NHS England announces world’s largest single PrEP implementation trial to prevent HIV infection.
Pre-exposure prophylaxis (PrEP) will be available through the NHS from September, as part of a three-year trial.
The announcement comes a year and a day after an historic win for NAT (National AIDS Trust) at the High Court that confirmed the NHS’s legal ability to fund the drug, which stops people from getting HIV.
The trial will provide PrEP to a minimum of 10,000 participants. Eligible participants for the trial will be able to access PrEP through sexual health clinics and will include men, women, transgender people, and individuals with HIV positive partners whose viral load is not known to be controlled by HIV medication.
Simon Stevens, Chief Executive of NHS England, said: “This major new intervention should complement and supercharge the wide-ranging and increasingly successful effort to prevent HIV. It’s another milestone in more than three decade’s worth of progress in tackling one of humanity’s major health challenges.”
The medical effectiveness of the drug in preventing HIV infection is well established. The NHS will use this trial to gather evidence on how to optimise uptake and implementation of a PrEP programme on a large-scale.
Deborah Gold, chief executive at NAT (National AIDS Trust), said: “We already know that PrEP brings down rates of HIV infection, changing lives for those at risk and saving public money. We now need to work with NHS England, local authorities, and the sexual health sector to make sure the widest possible range of eligible people at high risk of HIV have access to the trial. We will continue to monitor the uptake of PrEP, aiming to learn as much as possible about how to get PrEP to all those who need it most.
“This is a pivotal moment in the fight against HIV. PrEP, if targeted properly at those in need and at high risk of HIV, offers the possibility of transforming the English HIV epidemic. From September, people at high risk of HIV will have access via the NHS in England to an empowering new tool that is truly individual controlled and not subject to negotiation with a partner, leading to the improvement of many, many lives. We warmly welcome this announcement.”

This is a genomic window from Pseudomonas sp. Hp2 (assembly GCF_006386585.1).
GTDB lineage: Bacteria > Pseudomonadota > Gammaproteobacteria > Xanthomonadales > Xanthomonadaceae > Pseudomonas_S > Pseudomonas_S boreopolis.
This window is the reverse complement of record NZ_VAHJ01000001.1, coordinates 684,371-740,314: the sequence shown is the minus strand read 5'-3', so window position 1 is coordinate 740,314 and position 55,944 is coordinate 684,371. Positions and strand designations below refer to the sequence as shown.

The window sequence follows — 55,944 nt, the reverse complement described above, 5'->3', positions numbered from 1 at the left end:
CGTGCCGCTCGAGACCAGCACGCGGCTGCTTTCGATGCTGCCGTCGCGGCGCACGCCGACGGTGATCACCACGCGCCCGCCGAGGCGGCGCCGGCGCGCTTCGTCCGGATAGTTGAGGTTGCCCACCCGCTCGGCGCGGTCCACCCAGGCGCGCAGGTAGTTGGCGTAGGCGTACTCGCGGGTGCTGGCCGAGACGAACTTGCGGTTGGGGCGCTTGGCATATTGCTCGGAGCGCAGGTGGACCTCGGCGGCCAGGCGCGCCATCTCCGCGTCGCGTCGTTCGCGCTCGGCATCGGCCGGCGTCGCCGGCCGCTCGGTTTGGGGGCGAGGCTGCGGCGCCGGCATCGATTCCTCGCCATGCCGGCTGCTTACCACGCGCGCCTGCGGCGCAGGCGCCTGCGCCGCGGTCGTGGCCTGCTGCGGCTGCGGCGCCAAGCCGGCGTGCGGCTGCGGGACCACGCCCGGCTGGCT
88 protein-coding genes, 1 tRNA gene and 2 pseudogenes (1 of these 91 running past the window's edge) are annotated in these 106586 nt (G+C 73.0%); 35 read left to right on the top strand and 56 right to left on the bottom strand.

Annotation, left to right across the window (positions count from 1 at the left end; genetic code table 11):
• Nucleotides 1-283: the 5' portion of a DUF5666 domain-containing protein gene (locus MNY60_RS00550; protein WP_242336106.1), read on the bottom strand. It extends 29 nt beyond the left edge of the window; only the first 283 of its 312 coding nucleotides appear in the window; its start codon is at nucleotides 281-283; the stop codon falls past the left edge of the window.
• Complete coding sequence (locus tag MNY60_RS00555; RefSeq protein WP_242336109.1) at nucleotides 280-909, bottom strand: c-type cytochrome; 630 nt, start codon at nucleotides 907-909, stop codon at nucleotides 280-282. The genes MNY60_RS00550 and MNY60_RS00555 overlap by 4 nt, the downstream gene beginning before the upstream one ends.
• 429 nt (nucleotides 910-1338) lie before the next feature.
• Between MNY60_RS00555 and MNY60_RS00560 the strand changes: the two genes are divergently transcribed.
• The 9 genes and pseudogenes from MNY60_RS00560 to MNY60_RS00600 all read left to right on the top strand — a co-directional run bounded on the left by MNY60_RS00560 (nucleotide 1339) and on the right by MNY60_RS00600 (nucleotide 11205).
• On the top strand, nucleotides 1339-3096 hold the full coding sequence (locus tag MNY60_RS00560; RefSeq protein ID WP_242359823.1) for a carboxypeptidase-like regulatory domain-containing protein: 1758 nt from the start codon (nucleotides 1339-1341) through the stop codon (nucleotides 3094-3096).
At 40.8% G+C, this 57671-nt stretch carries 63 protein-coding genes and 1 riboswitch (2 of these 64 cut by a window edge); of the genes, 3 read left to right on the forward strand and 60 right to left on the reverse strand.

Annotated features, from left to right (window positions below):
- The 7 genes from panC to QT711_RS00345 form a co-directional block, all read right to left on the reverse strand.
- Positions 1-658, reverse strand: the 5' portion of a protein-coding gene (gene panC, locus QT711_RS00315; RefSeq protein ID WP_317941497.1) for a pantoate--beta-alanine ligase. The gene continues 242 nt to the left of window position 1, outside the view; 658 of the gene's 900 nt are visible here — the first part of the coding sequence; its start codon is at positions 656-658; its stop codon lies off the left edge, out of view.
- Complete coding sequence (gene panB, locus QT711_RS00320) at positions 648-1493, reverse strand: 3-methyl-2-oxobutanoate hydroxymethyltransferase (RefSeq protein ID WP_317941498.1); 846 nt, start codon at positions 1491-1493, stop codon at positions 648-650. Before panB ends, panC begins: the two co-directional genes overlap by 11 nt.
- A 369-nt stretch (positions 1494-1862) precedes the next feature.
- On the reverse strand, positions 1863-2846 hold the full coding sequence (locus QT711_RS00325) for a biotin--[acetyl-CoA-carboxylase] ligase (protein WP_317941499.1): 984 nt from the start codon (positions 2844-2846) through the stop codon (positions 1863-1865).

PrEP involves HIV negative people taking an antiretroviral drug to avoid getting HIV. Multiple studies around the world have shown the drug is highly effective in reducing the risk of contracting HIV.
The results of the PrOUD trial in England, released in 2015, prove that PrEP works and that concerns about it not working in a real world setting, were unfounded.
Most trials of PrEP involve taking the drug daily, however a French study, ANRS IPERGAY, has looked at the efficacy of PrEP when taken ‘on demand’, in other words not daily but only before and after sex and shows significant preventive benefit.
Ian Green, Chief Executive of Terrence Higgins Trust, added: “We’re pleased that NHS England has announced a start date for the much anticipated PrEP trial. This PrEP trial has been gaining momentum in England, and is vital as we work towards ending HIV transmissions across the UK.
“The priority must now be to make sure that the trial reaches everyone at risk of HIV, and that it is rolled out speedily across the whole country, by the end of this year at the very latest. Spring 2018 is not soon enough.
“Now that the PrEP trial drug has been procured, we’re well on the way to protecting over 10,000 people at risk of HIV. To make sure no-one at risk of HIV is left behind, it is crucial that at the end of this trial in three years time, a clear process for routinely commissioning PrEP on the NHS is agreed.”
Dr. Will Nutland co-founder of PrEPster said: “PrEPster applauds the commencement of the IMPACT trial. International evidence on PrEP clinical efficacy is now so compelling that access to PrEP through the trial will have a significant impact on HIV in England. PrEPster will work alongside our colleagues for swift implementation across the country, and for diverse recruitment to the trial.”